Even in Hollywood, reality never seemed quite this bizarre.
Outfoxing saboteurs, dodging advances from g-strung beauties and performing physical feats of daring and endurance may bear little resemblance to real life for most, but then most don't have to sell millions of dollars in advertising each week.
With the new year upon us, network executives are gearing up to air a fresh slate of so-called "reality" shows that promise to raise eyebrows and perhaps ratings by offering television audiences a voyeur's view into the sweat, blood and tears of people willing to do just about anything for cold, hard cash.
The demand for new shows has producers going to great lengths to find themes that are wackier and more compelling than anything their competitors have come up with.
"It's become a matter of 'can you top this,' but only the good ones will work," said Brad Turell, executive vice president of communications for The WB Television Network. "If you know that this genre can hit a grand slam, like "Survivor" did, than you have to be in this genre."
American audiences will soon be asked to follow along as unmarried couples test their commitment (for money) against challenges posed by teams of semi-professional seducers in tropical Belize ("Temptation Island," Fox). In addition, contestants will compete in challenges (for money) as a spy in their midst seeks to trip them up ("The Mole," ABC), and beefy wrestler types with laser guns will chase people around the Hawaiian islands for thrills (and money) ("Manhunt," UPN).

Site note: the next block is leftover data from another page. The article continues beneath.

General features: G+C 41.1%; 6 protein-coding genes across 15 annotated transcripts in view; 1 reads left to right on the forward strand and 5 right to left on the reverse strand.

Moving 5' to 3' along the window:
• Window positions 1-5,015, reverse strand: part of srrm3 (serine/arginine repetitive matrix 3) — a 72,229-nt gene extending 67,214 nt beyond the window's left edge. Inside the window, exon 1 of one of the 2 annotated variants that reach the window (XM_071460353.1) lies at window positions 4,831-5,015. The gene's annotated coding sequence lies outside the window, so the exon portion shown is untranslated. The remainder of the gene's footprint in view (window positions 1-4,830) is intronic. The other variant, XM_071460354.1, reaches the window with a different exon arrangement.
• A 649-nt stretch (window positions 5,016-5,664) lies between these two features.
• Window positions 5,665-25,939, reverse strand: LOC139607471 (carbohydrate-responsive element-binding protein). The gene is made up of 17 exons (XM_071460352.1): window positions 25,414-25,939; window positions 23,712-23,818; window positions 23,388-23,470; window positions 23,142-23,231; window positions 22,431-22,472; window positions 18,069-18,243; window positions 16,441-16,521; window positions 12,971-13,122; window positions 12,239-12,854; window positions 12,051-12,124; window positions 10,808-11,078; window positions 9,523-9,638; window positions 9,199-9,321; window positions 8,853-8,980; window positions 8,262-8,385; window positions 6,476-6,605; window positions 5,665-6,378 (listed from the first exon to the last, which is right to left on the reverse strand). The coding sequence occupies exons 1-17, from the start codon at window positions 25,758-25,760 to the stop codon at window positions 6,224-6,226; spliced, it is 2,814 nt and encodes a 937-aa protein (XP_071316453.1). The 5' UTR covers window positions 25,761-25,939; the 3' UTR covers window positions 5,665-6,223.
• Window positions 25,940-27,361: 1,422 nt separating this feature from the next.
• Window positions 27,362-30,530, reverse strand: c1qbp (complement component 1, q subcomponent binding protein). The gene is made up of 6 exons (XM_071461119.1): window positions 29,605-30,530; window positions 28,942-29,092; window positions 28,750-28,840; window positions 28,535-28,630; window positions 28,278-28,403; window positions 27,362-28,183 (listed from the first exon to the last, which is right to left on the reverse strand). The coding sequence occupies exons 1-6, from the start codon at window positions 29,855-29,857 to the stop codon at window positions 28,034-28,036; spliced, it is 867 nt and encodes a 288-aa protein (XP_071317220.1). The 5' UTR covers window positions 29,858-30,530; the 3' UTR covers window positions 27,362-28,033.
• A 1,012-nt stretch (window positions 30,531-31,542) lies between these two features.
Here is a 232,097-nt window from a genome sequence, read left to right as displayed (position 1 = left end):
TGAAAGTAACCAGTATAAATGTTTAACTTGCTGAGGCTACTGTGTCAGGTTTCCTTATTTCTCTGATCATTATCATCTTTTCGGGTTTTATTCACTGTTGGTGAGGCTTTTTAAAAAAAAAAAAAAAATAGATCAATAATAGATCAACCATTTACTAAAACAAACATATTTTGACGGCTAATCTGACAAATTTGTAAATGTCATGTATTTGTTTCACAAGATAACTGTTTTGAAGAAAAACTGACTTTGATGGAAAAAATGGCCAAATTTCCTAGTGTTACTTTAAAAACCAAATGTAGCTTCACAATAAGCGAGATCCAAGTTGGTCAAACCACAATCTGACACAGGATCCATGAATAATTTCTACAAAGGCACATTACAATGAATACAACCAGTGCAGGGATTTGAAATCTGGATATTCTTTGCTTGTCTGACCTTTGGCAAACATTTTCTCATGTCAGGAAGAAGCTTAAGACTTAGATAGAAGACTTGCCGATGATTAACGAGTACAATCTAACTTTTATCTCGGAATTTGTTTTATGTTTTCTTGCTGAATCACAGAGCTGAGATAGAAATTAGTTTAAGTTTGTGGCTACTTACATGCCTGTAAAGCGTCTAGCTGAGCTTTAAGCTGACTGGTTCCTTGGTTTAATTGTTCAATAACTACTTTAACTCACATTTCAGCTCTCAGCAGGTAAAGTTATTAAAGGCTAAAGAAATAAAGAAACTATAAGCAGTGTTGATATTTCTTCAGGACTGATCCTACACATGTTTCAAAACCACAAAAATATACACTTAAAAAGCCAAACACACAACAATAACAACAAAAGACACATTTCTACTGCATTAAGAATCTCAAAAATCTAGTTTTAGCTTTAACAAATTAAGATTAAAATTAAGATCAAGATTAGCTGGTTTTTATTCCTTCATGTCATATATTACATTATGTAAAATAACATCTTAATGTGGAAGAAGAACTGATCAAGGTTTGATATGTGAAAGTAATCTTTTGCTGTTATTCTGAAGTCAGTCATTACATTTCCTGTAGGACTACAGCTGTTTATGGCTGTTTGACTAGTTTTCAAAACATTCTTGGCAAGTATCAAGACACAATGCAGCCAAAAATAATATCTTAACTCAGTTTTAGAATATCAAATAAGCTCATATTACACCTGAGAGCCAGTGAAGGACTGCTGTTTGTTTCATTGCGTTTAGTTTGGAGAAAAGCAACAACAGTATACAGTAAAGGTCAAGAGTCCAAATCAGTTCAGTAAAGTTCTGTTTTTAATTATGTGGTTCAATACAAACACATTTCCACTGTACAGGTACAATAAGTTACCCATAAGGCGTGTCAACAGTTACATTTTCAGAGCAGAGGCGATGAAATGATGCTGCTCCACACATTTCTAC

If 2000 was the summer of "Survivor," then 2001 is shaping up as the year of the "Survivor" wannabe.
And whether or not any of the new shows on the network horizon match the success of the CBS hit, which triggered an industry-wide race to develop similar programming, the reality genre is here to stay, most analysts say.
As always, the fortunes of individual shows will be closely tied to ratings in 2001, but the advantageous economics of reality programming make such fare a sure bet to proliferate in an industry where nearly 90 percent of new offerings fail in their first year. The bottom line is that most reality programs from Fox's long-running "Cops" to ABC's "Who Wants to Be a Millionaire" to CBS's "Big Brother," can be churned out at a fraction of the cost of sit-coms and dramas.
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